Wilson Minor

Mr. Wilson Minor

A World War II veteran born and raised in Louisiana, Wilson Minor attended Tulane University before working for the New Orleans Times-Picayune, writing a column called “Eyes on Mississippi.” Although Minor, a white southerner, was sympathetic to the Civil Rights Movement, he saw himself as a reporter rather than a crusader. Through his investigative journalism, Minor reported on many landmarks of the Civil Rights era, including the assassination of Medgar Evers and the inequalities of public education for African Americans, publishing that in Mississippi, for every $1 spent on school funding for black children, $4 were spent on white children.  Minor went on to win numerous accolades for his work and was the first recipient of the John Chancellor Award.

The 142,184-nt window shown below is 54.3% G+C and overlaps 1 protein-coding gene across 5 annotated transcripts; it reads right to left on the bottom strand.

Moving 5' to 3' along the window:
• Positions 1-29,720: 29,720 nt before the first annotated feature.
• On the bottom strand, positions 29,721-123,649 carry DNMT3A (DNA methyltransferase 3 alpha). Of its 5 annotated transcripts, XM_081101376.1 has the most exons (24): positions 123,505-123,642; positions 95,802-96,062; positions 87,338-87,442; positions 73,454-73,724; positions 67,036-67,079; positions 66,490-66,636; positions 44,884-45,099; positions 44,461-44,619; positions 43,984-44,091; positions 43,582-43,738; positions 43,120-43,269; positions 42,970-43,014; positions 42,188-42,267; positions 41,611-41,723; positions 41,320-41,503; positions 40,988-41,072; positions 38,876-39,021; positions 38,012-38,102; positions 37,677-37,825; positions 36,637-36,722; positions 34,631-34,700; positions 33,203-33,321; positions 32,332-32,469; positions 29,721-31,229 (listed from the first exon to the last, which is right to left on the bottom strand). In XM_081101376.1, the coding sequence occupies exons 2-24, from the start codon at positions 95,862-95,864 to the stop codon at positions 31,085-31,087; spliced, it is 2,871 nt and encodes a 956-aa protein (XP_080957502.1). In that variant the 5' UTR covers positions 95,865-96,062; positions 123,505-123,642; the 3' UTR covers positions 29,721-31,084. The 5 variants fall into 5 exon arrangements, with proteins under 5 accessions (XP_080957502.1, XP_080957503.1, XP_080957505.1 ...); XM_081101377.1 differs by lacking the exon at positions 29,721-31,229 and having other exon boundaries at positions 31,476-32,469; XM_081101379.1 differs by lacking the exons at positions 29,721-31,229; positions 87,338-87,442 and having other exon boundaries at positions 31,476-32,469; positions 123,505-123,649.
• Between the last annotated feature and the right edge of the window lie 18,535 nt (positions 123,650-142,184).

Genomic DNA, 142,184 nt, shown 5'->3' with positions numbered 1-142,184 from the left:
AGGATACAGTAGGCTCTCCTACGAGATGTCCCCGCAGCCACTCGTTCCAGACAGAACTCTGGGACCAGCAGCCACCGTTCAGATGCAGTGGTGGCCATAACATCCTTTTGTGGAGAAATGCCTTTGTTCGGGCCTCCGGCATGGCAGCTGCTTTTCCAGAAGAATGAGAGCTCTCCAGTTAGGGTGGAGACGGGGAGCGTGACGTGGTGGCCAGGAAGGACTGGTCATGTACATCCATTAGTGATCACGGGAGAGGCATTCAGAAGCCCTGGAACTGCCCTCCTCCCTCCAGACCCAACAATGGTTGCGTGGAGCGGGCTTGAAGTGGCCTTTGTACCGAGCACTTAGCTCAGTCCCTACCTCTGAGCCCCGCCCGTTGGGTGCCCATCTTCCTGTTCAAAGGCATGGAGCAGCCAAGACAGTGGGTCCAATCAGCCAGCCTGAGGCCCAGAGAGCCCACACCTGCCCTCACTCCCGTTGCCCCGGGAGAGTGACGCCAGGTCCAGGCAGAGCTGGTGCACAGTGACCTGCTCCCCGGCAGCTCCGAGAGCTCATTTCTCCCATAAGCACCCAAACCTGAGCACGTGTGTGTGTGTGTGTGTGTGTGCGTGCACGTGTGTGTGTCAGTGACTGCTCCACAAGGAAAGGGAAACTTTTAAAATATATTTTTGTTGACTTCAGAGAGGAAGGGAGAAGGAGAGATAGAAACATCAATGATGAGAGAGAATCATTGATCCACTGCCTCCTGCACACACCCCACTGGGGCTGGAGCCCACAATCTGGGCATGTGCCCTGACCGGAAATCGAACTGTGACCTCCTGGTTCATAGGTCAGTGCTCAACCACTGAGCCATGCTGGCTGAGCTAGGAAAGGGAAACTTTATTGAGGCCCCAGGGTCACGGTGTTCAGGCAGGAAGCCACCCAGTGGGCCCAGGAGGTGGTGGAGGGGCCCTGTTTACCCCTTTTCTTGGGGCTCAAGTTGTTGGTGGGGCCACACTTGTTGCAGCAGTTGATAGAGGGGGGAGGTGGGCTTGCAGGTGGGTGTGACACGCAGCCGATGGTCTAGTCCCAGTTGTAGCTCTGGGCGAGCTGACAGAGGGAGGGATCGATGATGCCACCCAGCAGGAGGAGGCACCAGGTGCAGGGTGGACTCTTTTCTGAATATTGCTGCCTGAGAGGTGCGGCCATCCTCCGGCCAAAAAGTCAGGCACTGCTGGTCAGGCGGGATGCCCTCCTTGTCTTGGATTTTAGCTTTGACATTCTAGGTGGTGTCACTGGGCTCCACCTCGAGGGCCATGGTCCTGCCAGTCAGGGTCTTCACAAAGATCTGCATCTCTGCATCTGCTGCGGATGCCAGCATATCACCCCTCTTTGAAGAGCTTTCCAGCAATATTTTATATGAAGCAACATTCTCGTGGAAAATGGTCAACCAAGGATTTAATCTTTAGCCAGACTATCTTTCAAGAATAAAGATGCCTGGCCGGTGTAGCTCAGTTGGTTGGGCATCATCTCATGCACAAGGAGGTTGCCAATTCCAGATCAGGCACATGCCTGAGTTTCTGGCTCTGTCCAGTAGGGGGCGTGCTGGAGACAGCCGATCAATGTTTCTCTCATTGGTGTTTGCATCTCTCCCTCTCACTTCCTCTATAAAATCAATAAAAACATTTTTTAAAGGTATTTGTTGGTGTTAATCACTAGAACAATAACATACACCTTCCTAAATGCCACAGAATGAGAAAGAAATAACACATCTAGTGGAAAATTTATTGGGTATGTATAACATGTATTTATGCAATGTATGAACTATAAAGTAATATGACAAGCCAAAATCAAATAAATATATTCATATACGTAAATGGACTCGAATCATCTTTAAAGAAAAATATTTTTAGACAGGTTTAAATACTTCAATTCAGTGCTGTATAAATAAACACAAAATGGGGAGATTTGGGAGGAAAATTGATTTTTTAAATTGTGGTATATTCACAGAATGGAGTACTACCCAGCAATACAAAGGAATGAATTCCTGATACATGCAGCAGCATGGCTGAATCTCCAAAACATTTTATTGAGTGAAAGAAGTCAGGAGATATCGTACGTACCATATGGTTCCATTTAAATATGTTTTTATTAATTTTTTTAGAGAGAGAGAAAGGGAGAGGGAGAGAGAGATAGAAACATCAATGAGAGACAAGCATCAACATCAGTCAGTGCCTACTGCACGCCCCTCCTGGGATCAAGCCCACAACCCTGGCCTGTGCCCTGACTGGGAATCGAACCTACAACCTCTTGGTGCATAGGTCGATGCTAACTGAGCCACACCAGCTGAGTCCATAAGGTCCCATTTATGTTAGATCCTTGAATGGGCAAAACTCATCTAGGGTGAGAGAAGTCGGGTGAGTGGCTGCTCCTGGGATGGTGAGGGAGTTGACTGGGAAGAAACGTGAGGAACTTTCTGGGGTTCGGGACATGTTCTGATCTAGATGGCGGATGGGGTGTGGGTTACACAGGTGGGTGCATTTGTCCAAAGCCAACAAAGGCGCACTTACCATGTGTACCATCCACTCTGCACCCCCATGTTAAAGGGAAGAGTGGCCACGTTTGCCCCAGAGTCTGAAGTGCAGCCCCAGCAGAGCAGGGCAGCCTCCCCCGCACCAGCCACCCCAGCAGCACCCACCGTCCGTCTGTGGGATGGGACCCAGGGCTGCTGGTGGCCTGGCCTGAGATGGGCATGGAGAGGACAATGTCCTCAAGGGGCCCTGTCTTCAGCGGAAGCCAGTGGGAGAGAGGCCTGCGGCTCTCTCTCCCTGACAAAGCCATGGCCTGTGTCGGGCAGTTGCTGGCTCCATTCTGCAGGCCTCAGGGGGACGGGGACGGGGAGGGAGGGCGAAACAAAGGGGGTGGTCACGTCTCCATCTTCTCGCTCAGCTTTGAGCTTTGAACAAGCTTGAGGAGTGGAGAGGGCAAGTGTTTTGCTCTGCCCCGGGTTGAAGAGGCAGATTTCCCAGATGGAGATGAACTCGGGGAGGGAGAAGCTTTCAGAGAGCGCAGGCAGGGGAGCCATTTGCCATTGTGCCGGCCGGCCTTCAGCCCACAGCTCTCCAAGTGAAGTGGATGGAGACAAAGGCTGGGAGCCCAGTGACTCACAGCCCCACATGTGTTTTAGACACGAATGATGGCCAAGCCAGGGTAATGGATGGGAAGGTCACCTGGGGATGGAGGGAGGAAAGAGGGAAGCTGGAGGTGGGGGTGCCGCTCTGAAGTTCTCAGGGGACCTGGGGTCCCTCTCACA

Quotes from interviews with this actor are listed below. To see excerpts from interview transcripts, click on the associated Excerpts link below each quote.

"[The Mississippi State Sovereignty Commission operated as] something akin to NKVD (the public and secret police in the Soviet Union during the reign of Joseph Stalin) among the cotton patches. "

Find below primary and secondary resources located in the Project on Lived Theology's Civil Rights Archive associated with this Actor. Click on a title to see the full record.